The Stoics distinguished between the skopos (intentions) and telos (results) of an action.
Stated another way: The Stoic thesis is that while a skopos (expressed by a noun, “happiness”) is a body, a telos (expressed by a verb, “being happy”) is an incorporeal. The expressions “living” (zên) and “being happy” (eudaimonein) used in Stoic definitions of telos were regarded as “predicates”. In other words, the end (telos) in the strict sense turns out to be a predicate, something incorporeal, not the thing itself, but the agent’s attaining the thing. Thus “being happy” (eudaimonein) is the telos, not happiness.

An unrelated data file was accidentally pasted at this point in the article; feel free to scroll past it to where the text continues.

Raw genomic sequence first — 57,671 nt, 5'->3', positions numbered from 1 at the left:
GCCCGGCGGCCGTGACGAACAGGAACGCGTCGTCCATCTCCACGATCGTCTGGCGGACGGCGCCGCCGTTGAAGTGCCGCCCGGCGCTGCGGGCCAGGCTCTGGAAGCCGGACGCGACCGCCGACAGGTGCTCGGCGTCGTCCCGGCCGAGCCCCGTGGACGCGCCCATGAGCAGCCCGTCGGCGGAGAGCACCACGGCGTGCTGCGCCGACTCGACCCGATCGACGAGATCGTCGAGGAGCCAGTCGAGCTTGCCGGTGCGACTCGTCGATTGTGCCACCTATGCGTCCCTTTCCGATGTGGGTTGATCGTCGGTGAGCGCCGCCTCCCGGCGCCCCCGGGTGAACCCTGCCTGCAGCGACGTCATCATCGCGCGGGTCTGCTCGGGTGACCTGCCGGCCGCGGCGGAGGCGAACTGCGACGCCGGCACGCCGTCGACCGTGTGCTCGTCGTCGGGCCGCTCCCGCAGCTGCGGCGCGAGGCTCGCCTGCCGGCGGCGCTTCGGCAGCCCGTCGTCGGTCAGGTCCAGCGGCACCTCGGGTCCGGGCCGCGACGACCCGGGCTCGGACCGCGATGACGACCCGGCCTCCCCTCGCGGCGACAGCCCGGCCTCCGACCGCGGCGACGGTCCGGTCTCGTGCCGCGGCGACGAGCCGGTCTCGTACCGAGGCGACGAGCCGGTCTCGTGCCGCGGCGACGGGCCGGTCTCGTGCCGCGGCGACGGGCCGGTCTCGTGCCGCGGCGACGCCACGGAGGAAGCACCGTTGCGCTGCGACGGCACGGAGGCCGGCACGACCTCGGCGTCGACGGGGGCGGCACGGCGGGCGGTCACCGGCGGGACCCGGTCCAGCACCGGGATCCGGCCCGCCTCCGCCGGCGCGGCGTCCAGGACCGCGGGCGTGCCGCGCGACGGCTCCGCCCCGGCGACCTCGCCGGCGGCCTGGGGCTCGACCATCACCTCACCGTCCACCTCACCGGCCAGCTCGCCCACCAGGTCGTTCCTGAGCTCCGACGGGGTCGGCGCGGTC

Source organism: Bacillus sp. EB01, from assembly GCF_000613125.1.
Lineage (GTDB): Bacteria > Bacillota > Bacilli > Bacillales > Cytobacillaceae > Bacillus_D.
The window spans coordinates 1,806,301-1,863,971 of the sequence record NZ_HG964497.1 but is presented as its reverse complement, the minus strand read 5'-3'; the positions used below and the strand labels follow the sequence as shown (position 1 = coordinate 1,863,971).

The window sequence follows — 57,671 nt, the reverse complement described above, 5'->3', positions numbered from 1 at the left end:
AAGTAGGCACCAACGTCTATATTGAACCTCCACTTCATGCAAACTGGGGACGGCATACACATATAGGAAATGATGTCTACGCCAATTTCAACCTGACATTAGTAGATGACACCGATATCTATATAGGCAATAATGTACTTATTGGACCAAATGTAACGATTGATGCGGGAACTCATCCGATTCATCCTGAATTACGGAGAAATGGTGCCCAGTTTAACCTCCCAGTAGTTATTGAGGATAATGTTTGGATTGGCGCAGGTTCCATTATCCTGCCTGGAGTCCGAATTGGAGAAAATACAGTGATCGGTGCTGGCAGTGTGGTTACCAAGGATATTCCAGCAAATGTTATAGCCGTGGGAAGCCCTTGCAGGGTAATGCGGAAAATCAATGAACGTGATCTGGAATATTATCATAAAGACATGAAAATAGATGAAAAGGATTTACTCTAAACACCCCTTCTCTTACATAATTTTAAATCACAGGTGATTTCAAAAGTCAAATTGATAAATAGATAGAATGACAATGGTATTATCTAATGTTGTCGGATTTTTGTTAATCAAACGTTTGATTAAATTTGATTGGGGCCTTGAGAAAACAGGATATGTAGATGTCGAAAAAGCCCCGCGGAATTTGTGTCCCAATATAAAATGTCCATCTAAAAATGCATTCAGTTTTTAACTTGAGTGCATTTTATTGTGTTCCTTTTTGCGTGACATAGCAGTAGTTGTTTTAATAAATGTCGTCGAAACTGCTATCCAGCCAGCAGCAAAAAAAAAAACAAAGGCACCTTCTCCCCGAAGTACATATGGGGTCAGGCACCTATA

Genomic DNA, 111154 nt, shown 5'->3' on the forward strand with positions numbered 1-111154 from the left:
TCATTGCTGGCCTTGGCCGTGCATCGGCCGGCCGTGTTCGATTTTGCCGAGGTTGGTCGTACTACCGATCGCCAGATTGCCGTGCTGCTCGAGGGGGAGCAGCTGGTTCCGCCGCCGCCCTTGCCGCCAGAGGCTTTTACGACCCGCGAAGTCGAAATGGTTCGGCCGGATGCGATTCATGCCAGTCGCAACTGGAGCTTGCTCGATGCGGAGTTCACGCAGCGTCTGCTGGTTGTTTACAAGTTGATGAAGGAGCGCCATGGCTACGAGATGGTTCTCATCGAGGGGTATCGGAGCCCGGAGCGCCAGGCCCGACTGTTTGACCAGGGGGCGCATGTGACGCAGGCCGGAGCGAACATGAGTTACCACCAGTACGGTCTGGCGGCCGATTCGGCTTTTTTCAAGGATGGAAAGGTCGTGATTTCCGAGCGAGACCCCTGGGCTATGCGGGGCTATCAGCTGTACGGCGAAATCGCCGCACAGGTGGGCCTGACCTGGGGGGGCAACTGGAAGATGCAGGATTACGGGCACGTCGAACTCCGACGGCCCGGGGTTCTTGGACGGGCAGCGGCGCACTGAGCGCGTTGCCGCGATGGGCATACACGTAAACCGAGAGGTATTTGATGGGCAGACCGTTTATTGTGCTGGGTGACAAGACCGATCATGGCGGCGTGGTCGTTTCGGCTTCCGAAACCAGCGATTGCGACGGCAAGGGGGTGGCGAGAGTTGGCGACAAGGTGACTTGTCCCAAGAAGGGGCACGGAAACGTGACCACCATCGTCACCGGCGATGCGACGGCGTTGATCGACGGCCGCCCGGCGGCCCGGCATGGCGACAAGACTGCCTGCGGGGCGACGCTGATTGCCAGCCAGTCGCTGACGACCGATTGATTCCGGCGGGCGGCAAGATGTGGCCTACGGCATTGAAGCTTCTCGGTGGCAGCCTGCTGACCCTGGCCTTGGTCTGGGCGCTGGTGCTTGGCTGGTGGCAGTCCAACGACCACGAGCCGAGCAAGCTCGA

More recently, it seems this distinction has been conflated.

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